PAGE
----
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Archives of Orthopaedic and Trauma Surgery

, Volume 139, Issue 12, pp 1673–1680 | Cite as

The utility and benefit of a newly established postgraduate training course in surgical exposures for orthopedic and trauma surgery

  • Stefan Klima
  • Jon Cornwall
  • David Kieser
  • Niels HammerEmail author
Orthopaedic Surgery
  • 83 Downloads

Abstract

Introduction

Limited data exist on specialty surgical cadaver courses for graduates, their skill gain, and whether the course contents are transferable to other surgical disciplines.

Aim

We present the details on the establishment of a specialist trauma and orthopedics approach course, and explore educational and career outcomes from this program.

Methods

A 3-day surgical approach course was developed, including a dissection program utilizing Thiel embalmed cadavers. The course was accredited with the local orthopedics association. Participants were assessed by survey on acquired surgical knowledge, skill, decision-making, confidence, and on self-development and effect on career.

Results

Thirty-one participants successfully completed the courses over 3 years. Increases in surgical skill, knowledge, surgical decision-making and confidence were reported. Skills and confidence also positively impacted on other surgical disciplines. Courses rated highly for learning outcomes; comments highlighted usefulness, applicability, and practicing opportunities, while also impacting positively on career opportunities.

Conclusion

Surgical courses have shown being useful for the acquisition of skills, knowledge, confidence and decision-making, with a positive impact on confidence and decision-making. This information is relevant to future participants, benefactors, surgical programs, and tertiary institutions who want to establish specialist surgical courses.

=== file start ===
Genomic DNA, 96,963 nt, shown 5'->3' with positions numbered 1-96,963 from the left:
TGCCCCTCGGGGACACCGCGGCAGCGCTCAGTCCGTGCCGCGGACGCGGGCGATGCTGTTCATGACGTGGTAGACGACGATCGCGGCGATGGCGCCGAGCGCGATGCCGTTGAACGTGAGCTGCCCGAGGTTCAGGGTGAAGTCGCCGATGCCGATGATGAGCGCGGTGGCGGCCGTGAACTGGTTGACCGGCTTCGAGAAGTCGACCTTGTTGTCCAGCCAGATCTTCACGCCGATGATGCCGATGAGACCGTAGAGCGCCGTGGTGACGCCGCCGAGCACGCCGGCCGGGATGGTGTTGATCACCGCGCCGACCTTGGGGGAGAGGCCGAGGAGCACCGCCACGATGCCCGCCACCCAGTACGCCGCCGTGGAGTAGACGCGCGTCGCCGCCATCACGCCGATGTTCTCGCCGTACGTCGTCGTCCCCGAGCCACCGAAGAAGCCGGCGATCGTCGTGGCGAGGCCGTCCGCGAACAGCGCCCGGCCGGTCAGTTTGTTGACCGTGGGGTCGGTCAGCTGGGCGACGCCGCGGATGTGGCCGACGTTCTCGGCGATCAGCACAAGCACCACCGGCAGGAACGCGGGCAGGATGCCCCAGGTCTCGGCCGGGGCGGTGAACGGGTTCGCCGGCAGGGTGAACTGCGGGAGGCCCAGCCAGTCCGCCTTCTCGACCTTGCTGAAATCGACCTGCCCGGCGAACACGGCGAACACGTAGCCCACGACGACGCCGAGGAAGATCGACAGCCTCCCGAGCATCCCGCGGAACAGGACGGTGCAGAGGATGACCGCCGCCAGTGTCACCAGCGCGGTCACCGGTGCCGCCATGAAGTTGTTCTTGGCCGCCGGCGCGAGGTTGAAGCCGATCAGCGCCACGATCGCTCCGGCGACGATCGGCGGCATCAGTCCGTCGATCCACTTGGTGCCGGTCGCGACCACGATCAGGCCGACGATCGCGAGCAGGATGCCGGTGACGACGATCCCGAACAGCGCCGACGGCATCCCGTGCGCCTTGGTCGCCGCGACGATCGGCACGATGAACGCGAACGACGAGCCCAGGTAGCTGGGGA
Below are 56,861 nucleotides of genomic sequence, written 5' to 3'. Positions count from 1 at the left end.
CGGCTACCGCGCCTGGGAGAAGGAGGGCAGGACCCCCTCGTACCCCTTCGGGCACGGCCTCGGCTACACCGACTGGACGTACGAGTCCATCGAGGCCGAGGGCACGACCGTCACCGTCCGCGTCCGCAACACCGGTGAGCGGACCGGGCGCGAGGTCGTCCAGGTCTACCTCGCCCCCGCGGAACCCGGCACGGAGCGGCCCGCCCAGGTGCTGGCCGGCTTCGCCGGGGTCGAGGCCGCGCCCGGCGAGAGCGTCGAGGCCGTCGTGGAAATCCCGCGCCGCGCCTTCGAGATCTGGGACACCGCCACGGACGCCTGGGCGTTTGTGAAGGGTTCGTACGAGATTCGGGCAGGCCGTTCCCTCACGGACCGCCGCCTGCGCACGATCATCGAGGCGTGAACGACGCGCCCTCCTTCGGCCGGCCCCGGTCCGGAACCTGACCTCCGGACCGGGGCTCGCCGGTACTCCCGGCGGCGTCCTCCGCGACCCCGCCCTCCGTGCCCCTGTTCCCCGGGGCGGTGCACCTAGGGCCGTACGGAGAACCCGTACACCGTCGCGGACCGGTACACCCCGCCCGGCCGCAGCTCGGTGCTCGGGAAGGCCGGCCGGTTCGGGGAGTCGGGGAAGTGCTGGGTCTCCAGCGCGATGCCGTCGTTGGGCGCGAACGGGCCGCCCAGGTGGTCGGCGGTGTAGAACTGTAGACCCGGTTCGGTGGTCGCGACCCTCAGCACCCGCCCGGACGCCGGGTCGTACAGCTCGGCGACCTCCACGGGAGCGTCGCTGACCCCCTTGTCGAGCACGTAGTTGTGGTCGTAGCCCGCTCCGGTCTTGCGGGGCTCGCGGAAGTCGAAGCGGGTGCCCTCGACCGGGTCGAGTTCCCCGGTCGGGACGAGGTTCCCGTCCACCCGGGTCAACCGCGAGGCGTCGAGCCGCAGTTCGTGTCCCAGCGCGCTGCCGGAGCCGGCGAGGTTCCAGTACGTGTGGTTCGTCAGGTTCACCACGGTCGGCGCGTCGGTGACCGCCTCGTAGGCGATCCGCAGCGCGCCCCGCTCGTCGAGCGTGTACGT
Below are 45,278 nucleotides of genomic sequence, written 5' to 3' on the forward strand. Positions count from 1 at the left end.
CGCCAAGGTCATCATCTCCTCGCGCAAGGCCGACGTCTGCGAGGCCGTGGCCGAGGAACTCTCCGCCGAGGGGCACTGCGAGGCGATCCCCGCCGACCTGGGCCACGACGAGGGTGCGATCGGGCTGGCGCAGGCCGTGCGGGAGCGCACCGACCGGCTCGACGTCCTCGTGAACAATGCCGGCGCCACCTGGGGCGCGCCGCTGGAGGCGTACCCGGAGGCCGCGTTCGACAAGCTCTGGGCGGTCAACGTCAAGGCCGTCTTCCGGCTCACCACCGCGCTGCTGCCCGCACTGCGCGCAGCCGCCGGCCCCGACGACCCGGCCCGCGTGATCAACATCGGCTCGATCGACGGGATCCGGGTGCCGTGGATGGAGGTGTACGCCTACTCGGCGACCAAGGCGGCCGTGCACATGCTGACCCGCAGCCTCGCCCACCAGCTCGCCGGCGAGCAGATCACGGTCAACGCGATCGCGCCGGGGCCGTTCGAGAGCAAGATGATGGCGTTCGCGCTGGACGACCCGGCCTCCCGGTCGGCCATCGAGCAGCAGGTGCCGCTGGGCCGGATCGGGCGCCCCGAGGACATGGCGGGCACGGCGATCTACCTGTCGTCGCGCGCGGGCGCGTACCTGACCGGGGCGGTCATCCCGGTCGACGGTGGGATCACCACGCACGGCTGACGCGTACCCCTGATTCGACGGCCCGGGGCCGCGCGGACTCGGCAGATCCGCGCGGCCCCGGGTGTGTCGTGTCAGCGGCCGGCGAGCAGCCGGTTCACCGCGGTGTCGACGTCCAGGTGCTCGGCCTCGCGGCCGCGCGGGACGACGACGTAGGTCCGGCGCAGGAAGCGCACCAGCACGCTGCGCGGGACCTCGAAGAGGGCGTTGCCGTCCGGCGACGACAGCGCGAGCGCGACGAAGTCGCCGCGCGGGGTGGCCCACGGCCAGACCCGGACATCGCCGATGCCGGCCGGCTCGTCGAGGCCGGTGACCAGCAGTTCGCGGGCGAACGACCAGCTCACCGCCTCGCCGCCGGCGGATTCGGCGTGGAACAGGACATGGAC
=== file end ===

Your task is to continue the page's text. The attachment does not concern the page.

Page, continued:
Keywords

Education Orthopedic surgery Surgical anatomy Surgical exposures Traumatology approaches 

Notes

Acknowledgements

The authors would like to express their gratitude to the body donors who, while alive, donated their tissues for teaching and research purposes. We would also like to thank their families for supporting this valuable decision. The educational research derived from this project has only been possible by the generous time commitment our surgeons made in their free time to train colleagues beyond any “business as usual”. Christine Hammer took the images. We would also like to thank Mr Simon McMahon, Professor Gary Hooper (New Zealand) and the late Professor Friedrich Anderhuber, Medical University of Graz, Austria, for their inspiring feedback and support. It has been and still is the first and only course of its kind in New Zealand.

Compliance with ethical standards

Conflict of interest

None related to this study.

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Copyright information

© Springer-Verlag GmbH Germany, part of Springer Nature 2019

Authors and Affiliations

  1. 1.Department of AnatomyUniversity of OtagoDunedinNew Zealand
  2. 2.Department of Trauma, Orthopedic and Plastic SurgeryUniversity Hospital of LeipzigLeipzigGermany
  3. 3.Orthopedicus ClinicsLeipzigGermany
  4. 4.Center for Early Learning in MedicineUniversity of OtagoDunedinNew Zealand
  5. 5.Department of Orthopedic Surgery and MSMChristchurch HospitalChristchurchNew Zealand
  6. 6.Medical DivisionFraunhofer Institute for Machine Tools and Forming TechnologyDresdenGermany

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